Pilot project to focus on environmental education


  • Nation
  • Saturday, 29 Jun 2019

Protecting the planet: The TFM team aims to promote better awareness of environmental issues through Project Kim Kim.

PASIR GUDANG: Fourteen teachers from 13 schools hit by the environmental crisis here in March are behind a pilot project to focus on environmental education.

Mooted in April, Project Kim Kim is being championed by teachers under the Teach for Malaysia (TFM) programme.

Leading the team is Nur Aisyah Md Ajib, 32, of SMK Taman Scientex, who started teaching there about a year and a half ago under TFM.

She said Project Kim Kim was aimed at enhancing environmental awareness among students.

Nur Aisyah said a report publish­ed by foreign media during the Sungai Kim Kim pollution crisis in March stated that Malaysians did not care much about the environment.

“That prompted us to find out whether Malaysians actually did care.

“We conducted a survey on 340 teachers and students from the 13 schools affected,” she said.

Nur Aisyah said the survey showed that Pasir Gudang folk did care for the environment, but the extent of their understanding of environmental issues revealed “an obvious gap”.

“We wanted to help people become more aware of environmental issues and help with efforts to safeguard the environment.

“We realised that the best way to do this was to improve environmental education to ensure that students understand the root cau­ses that contribute to the complex environmental problems here,” she said.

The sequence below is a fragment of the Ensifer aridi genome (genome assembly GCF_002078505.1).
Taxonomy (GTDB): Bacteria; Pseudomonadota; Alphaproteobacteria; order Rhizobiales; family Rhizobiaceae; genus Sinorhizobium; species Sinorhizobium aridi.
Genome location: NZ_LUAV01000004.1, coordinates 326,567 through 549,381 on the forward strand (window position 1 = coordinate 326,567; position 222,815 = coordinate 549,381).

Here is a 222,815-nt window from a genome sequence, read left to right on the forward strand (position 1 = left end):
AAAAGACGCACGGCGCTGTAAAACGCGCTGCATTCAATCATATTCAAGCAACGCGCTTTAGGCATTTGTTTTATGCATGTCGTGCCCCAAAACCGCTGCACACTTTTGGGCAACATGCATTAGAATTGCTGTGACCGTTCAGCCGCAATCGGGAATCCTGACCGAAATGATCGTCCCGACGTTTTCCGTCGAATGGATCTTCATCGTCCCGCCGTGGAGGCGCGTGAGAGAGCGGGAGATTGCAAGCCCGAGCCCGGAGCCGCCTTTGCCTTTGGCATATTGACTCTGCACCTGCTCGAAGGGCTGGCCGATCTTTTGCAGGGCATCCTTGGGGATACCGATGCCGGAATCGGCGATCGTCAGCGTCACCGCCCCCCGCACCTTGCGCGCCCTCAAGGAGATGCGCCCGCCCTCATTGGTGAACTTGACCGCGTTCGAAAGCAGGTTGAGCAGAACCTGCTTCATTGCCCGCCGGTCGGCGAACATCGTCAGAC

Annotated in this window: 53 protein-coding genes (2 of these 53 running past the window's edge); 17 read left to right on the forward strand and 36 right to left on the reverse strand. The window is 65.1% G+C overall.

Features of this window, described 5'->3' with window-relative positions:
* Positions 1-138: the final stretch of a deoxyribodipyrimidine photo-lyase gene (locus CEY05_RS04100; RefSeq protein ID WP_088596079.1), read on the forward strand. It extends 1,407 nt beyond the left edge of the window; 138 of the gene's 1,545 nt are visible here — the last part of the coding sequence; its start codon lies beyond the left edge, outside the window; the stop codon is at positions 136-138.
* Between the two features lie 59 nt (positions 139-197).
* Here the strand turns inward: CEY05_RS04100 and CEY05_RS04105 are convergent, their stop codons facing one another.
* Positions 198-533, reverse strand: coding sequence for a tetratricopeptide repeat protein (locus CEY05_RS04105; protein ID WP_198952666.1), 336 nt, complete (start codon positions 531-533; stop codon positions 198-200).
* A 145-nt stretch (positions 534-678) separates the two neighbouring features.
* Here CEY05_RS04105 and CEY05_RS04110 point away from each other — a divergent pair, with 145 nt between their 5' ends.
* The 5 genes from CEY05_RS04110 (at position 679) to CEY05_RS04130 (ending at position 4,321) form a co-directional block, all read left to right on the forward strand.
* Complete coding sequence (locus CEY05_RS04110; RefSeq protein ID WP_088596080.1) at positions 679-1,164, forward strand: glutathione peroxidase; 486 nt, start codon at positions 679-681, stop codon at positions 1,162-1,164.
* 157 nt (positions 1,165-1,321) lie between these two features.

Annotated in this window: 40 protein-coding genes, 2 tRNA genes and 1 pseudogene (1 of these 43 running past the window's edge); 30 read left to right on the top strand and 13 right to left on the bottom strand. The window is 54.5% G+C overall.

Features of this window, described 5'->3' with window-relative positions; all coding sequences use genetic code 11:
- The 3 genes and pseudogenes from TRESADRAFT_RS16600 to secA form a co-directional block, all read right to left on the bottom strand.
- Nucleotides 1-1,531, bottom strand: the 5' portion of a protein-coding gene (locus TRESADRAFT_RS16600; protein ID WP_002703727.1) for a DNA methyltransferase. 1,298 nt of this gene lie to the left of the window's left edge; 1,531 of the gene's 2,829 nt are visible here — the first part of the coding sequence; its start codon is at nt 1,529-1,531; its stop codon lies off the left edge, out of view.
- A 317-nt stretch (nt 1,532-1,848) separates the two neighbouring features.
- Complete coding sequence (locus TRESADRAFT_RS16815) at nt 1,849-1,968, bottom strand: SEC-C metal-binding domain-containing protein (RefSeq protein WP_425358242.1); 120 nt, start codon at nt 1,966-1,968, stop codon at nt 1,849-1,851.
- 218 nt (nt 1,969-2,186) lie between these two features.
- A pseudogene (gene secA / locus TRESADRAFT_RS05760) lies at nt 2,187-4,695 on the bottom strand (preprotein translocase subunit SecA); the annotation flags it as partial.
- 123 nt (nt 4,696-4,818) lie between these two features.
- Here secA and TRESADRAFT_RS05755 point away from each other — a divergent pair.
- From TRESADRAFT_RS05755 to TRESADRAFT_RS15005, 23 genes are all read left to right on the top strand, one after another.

She added that good environmental education should not be limited to students in private schools and urban areas.

Nur Aisyah, who worked as an architect for 11 years, said Project Kim Kim would not resolve environmental challenges, but “it will start something”.

“Instead of just talking and waiting for the government to do something, it is important for the people on the ground to turn words into action,” she added.

Another TFM teacher, 25-year-old Emily Neoh of SMK Kota Masai, said she hoped that the project would eventually reach out to adults.

“When we were hit by the crisis, everyone was talking about it.

“Not long after, things died down until we were affected by the latest incident,” she said, adding that ef­forts to address environmental challenges should be continuous.

Neoh said they were in the final stages of fine-tuning their proposals for the project before approval was sought from the Pasir Gudang district education department to run the pilot project.


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